© AA
It is winter at its worst for Turkey this week as snowfall and blizzards set in, spelling trouble for the population in most of the country's 81 provinces. Traffic disruption and difficulty in accessing remote locations are among the major woes of the public.

Thousands of people were stranded on a highway connecting the country's southern provinces as heavy snowfall and a blizzard hit the region late Tuesday and Wednesday. Some 2,800 people trapped in their cars in motionless traffic were evacuated by crews.

Gaziantep Governor Davut Gül said that the stranded people were motorists and passengers on Tarsus-Adana-Gaziantep Motorway (TAG), which was closed to traffic on Tuesday night. Gül told Anadolu Agency (AA) that they prioritized the sick among the stranded and each of them was taken to the nearest hospitals. Around 186 people in need of medical care were evacuated to hospitals. He said the crews also distributed food to some 7,000 people on the highway where the vehicles could not move to low visibility and thick snow.

Gül said crews helped 1,780 vehicles stuck on the road but "at least 2,800 more people" were still stranded. Social media was flooded with messages about people waiting for help for hours on Tuesday night and early hours of Wednesday.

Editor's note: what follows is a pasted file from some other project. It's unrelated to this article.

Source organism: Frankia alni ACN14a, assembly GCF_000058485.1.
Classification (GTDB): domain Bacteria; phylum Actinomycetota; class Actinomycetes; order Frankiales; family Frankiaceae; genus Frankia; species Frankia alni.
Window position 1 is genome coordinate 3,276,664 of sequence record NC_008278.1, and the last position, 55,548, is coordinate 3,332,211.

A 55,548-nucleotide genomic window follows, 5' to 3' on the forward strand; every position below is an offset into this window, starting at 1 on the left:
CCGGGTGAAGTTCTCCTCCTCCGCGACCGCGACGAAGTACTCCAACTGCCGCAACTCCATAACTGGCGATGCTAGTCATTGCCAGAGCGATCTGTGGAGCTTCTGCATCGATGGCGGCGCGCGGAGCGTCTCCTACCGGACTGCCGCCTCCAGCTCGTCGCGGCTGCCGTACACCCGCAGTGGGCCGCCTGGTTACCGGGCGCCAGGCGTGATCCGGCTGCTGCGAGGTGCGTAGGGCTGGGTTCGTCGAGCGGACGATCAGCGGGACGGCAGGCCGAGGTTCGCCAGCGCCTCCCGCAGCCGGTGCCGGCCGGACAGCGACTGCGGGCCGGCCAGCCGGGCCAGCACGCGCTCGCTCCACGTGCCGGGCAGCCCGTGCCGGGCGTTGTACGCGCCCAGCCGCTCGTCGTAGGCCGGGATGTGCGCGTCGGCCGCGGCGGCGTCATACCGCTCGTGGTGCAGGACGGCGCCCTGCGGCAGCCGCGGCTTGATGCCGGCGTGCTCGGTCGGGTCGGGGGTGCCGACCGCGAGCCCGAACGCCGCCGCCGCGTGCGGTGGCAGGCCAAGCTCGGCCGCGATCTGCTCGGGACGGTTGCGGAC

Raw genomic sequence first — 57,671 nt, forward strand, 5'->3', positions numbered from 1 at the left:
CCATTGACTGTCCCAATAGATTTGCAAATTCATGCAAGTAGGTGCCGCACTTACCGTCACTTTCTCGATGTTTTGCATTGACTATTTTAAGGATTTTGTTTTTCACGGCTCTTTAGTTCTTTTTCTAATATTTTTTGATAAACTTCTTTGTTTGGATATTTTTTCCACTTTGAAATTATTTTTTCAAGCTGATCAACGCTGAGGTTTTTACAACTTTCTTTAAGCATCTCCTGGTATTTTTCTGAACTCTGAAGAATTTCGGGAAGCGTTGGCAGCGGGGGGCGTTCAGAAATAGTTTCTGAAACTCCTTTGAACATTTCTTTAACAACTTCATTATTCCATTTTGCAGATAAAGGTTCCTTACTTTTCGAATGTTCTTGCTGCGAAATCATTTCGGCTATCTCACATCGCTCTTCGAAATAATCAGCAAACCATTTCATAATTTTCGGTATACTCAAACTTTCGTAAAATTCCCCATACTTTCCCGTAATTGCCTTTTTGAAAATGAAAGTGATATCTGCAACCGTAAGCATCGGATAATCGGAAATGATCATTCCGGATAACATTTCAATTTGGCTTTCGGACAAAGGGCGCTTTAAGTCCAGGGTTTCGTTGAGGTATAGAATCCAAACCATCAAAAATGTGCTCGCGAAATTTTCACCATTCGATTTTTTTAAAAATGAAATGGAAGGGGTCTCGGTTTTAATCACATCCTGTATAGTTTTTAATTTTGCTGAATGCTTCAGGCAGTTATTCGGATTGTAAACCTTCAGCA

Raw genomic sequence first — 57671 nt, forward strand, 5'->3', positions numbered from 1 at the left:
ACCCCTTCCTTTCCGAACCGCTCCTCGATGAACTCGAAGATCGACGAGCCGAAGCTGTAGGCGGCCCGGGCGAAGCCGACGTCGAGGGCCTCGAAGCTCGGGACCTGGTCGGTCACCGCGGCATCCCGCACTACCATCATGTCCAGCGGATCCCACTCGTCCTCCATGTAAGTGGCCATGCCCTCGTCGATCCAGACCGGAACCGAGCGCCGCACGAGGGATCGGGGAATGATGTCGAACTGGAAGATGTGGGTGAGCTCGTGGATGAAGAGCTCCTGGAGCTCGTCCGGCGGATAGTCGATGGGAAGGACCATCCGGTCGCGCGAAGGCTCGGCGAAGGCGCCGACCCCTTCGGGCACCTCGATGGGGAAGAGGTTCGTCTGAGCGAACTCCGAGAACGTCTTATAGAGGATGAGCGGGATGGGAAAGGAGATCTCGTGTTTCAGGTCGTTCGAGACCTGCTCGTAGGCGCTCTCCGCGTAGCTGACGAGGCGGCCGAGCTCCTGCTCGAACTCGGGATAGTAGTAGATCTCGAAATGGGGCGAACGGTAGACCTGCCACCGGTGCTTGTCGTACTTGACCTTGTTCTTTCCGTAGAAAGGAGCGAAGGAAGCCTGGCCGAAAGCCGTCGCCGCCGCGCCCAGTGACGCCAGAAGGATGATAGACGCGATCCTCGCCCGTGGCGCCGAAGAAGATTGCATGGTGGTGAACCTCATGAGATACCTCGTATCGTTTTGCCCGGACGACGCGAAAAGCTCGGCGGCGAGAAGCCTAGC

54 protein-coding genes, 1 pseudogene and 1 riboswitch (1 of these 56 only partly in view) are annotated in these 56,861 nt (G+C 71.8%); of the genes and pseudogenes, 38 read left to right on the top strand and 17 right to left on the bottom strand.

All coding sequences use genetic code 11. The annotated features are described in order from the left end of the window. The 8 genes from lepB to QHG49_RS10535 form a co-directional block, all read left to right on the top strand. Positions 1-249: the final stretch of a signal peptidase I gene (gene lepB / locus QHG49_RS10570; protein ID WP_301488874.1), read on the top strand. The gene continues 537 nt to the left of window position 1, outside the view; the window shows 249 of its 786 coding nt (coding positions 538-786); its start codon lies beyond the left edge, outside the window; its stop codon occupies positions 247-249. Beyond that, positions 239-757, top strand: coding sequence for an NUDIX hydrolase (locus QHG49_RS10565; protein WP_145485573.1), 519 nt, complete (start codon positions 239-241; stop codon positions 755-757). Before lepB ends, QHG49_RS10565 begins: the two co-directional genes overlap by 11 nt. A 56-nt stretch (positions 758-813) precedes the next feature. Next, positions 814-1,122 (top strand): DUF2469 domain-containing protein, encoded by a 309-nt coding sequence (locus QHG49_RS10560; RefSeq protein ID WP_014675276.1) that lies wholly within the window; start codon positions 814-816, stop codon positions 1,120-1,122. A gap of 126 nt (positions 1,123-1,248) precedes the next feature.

The governor said the main cause of the disruption on the highway was several long-haul trucks that were involved in accidents and slowed down the traffic. The work was underway on Wednesday morning to remove the broken down trucks but an ongoing blizzard posed a challenge. The governor urged the public living near the area not to drive on Wednesday. Later on, the governorate banned drivers from leaving Gaziantep.

In a rare phenomenon for the region, Gaziantep itself was heavily hit by snowfall and the traffic came to a standstill in the province, one of the most populated in the country. Temperatures were around minus 3 degrees Celsius (minus 26.6 degrees Fahrenheit) in the province early Wednesday. A thick layer of snow covering the city center reached 50 centimeters (19.7 inches) overnight.

Mehmet Çiftçi, a driver who was stranded on the highway, said he left Gaziantep on Tuesday evening for a trip to Tarsus, a town in Mersin province. He said it took more than one hour to drive a short distance before the highway traffic completely stopped.

The snowfall ceased on Wednesday, but roads and streets were still blanketed with snow, forcing people to commute on foot in Gaziantep, as public buses were also missing from the dangerously icy streets. Power outages were also reported in several neighborhoods. Gaziantep's municipality announced that the work was continuing to clear the snow and keep roads open by pouring salt on them.

Later during the day, the Turkish military dispatched helicopters to the highway, delivering food to the stranded passengers and drivers. The Defense Minister announced that two helicopters were deployed to the highway for medical evacuations and food aid to the stranded people. Two tow trucks sent by the army also joined efforts to remove trucks trapped in snowfall from the road to ease the traffic.